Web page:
The guns will be out. In lines of 8 - 10 they will wait. The firing will begin as the birds are 'beaten' out of their covert into the line of fire.
The pheasant shooting seasons begins on October 1st. How many of those who will take part - or those who give the sport even a cursory thought - assume that these birds have a free and natural life until a shotgun brings them down? The reality could not be more different.
In the UK wild pheasants number 1.6 million. But every year the pheasant count rises to between 30 and 35 million. Most of these birds will have been reared on one of the UK's 300 game farms. 40% will have been imported from France either as day old chicks or, less usually, fertile eggs. Poland and Spain are other suppliers.
In sheds of thousands, one or two hundred to a pen, the majority of these young birds are reared on an industrial scale in conditions similar to those of intensively reared broilers (chickens for meat). But the degree of cruelty involved in their rearing is greater still. Not only is the manner of their handling harsher but, since most of them will live longer than a broiler's six week life, the time they suffer from a callous disregard for their welfare is extended.
Because pheasants are wild birds they are extremely active and territorial. In captivity they become highly stressed and aggressive and weaker birds are unable to escape from those that attack them. This means that game farmers need to resort to a variety of measures to prevent serious injuries.
In some rearing units beaks are 'trimmed' at 10 to 14 day intervals. The pain the birds are subjected to when their beaks are cut has been compared to the pain humans' feel when a limb is amputated since, under the hard outer layer, beaks have blood vessels and nerve endings which make them as sensitive as fingers are to humans.
Serving the same function - to reduce injuries from pecking - are plastic 'bits'. These are used to wedge beaks partially open so that birds are unable to grab each other. 'Bits' cause extreme stress, discomfort and frustration and it is not uncommon for young pheasants to die from what the industry calls 'post-bitting stress'. They make it difficult to feed and make mouths dry and nostrils sore. Three different sizes are usually fitted during their lives.
'Blinkers' - called 'specs' in the trade - are yet another way to prevent pecking. They restrict the birds' vision and are usually first fitted at 3½ weeks. It is now illegal to fit 'specs' by inserting a metal pin through the nasal septum in recognition that this caused acute pain and became a source of infection. But specs made from plastic that are clipped into, rather than through, the nostrils are permitted. (Those who believe that these birds do not suffer when they are treated in such a cavalier way might find that The Cambridge Declaration on Consciousness in Non- Human Animals - published in July 2012 - changes their minds.)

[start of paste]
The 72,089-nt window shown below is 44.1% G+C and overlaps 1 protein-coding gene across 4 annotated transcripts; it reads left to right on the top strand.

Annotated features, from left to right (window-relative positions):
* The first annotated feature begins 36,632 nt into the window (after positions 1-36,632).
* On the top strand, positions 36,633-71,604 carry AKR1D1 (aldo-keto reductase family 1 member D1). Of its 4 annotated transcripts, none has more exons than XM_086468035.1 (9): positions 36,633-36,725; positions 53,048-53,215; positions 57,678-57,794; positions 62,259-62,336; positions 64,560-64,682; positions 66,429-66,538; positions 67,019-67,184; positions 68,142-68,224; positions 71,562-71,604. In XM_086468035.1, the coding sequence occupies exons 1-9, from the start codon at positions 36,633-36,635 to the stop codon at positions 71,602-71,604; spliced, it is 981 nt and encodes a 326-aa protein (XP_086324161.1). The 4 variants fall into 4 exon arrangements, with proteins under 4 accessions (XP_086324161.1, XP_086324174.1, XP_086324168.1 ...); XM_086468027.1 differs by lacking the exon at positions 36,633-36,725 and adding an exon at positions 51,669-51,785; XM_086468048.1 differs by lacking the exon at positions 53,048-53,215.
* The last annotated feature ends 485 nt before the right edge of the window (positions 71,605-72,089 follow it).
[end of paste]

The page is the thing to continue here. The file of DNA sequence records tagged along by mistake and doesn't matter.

In any environment where animals are crammed together disease runs rife. Despite antibiotics and vaccines about 8% of young pheasants die in rearing sheds every year. The list of pheasant diseases is long and most are similar to those of all intensively reared poultry - diseases that cause diarrhoea, gasping, lameness, swellings and death.
When the young pheasants are 6 - 7 weeks old they are taken to release pens. The birds - those that have been intensively reared and which are the majority - have been described as fat, feeble and unfit for survival in the wild. Some say that half of them die from disease, starvation and exposure or are killed by predators or on the roads before the shooting season even begins.
Birds that do survive grow quickly and resemble adults by the time they are 15 weeks old. But they still remain reliant on humans since feed and water continue to be provided which not only helps them survive but also means gamekeepers know where they are when the time comes to drive them into the firing line. On each shooting day between 100 and 400 will be shot.
All this suffering so that 'guns' can enhance, or reinforce, their social and sporting kudos. Are they pleased with themselves when they bring down these unhealthy, unfit birds that fly clumsily out of the woods in such a predictable fashion? If they took to clay shooting they could develop their skills in a way that pheasant shooting never will. But blasting out of the sky helpless birds that have been raised in conditions that are akin to torture? How impressive is that?